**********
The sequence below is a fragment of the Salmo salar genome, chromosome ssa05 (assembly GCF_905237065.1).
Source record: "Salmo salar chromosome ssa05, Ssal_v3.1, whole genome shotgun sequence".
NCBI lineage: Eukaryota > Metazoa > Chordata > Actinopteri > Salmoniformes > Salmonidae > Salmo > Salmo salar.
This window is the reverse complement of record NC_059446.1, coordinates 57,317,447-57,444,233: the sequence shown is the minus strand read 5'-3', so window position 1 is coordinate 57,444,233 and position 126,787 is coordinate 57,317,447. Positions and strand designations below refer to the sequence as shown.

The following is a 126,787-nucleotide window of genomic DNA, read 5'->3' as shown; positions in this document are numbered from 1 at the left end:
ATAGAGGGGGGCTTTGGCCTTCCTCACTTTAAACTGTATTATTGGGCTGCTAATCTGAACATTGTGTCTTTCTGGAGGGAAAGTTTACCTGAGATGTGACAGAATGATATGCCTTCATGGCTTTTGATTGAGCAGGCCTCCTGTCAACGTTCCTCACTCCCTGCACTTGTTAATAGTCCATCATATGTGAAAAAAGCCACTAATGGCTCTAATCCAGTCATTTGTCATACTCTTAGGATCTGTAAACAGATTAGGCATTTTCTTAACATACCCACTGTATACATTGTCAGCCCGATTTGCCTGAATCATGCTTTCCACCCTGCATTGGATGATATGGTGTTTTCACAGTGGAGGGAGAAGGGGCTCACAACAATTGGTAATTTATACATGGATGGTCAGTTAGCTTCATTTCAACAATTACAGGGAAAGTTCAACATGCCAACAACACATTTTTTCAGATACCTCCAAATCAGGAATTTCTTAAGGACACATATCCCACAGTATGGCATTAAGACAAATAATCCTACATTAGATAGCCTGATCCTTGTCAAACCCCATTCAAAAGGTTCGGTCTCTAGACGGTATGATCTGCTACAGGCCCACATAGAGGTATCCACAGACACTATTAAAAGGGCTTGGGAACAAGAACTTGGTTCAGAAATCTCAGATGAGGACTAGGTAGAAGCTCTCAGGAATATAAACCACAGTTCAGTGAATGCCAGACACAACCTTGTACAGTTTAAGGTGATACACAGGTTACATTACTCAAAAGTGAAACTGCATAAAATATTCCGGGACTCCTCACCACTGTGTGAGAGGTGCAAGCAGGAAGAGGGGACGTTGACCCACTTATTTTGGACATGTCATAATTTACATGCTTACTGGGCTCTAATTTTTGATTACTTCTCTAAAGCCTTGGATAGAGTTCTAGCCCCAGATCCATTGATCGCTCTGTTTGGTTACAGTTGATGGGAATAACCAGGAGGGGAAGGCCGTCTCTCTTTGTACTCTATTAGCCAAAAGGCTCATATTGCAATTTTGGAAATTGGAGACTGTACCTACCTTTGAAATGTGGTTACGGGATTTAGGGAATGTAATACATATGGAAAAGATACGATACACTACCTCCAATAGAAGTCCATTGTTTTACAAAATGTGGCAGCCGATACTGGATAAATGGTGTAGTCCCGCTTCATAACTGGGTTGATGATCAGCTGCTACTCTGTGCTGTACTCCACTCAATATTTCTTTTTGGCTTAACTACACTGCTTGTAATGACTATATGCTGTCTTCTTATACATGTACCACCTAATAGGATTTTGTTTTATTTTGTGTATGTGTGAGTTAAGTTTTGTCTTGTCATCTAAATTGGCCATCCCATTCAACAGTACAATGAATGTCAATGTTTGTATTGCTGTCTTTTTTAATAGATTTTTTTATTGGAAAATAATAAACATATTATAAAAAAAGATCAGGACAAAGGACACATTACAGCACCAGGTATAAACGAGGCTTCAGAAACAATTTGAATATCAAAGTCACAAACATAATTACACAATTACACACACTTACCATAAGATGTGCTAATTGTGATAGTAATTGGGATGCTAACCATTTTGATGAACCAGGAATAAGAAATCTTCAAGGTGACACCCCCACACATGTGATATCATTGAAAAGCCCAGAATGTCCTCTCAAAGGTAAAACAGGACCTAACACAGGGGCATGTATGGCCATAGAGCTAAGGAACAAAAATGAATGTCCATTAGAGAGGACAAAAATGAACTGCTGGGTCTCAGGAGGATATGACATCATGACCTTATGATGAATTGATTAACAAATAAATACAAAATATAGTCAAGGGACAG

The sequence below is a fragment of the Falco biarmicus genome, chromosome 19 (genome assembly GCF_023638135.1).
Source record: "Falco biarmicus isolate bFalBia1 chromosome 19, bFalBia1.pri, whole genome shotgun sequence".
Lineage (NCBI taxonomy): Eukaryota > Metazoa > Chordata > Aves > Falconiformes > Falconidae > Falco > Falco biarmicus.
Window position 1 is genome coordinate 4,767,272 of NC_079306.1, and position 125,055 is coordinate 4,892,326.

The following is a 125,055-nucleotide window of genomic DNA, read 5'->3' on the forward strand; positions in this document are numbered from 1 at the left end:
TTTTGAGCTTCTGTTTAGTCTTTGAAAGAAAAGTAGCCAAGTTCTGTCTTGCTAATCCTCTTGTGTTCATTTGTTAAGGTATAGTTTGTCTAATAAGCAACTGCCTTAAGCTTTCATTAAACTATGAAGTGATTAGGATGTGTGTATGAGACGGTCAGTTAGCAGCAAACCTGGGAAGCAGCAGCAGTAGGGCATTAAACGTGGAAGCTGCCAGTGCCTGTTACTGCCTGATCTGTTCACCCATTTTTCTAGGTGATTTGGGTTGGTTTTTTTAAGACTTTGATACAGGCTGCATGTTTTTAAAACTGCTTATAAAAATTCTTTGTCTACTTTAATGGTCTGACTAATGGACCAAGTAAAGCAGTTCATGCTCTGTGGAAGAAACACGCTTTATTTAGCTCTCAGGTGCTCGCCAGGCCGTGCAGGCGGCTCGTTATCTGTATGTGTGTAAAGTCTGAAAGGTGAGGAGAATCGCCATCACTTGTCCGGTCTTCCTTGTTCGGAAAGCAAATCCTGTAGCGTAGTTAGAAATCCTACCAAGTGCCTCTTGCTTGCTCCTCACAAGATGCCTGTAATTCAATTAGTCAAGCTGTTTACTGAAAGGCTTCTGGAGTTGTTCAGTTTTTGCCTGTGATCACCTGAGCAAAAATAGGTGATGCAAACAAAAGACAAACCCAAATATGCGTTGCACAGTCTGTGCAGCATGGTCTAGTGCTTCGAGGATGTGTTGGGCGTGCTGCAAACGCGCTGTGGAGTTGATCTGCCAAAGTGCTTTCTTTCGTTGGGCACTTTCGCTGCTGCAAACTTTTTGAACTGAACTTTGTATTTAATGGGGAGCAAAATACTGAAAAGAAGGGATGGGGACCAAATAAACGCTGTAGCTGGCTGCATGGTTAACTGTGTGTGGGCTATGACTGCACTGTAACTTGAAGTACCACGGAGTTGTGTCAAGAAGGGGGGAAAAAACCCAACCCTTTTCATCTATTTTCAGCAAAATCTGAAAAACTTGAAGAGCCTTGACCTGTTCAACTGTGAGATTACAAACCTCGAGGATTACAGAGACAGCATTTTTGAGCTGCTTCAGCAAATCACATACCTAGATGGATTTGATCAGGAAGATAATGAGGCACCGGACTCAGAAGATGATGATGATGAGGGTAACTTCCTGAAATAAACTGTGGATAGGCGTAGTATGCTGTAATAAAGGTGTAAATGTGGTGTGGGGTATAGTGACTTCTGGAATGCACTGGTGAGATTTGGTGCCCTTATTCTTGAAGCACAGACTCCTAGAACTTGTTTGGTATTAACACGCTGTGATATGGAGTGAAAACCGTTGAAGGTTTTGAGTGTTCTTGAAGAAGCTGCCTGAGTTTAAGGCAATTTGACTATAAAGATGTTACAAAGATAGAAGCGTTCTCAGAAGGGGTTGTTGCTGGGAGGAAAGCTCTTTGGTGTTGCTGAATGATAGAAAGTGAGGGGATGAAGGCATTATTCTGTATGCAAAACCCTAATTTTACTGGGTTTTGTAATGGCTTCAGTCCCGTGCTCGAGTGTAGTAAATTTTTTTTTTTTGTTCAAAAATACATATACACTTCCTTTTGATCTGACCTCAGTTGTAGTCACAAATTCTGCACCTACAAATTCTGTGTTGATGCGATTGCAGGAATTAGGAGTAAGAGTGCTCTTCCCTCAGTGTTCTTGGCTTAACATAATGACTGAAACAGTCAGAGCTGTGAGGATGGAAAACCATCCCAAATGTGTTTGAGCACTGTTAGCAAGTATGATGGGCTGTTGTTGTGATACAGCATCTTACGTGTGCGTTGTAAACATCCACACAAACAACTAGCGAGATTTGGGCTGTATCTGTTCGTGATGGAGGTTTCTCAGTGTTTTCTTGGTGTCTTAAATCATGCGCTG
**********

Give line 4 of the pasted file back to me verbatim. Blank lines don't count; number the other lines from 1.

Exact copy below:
This window is the reverse complement of record NC_059446.1, coordinates 57,317,447-57,444,233: the sequence shown is the minus strand read 5'-3', so window position 1 is coordinate 57,444,233 and position 126,787 is coordinate 57,317,447. Positions and strand designations below refer to the sequence as shown.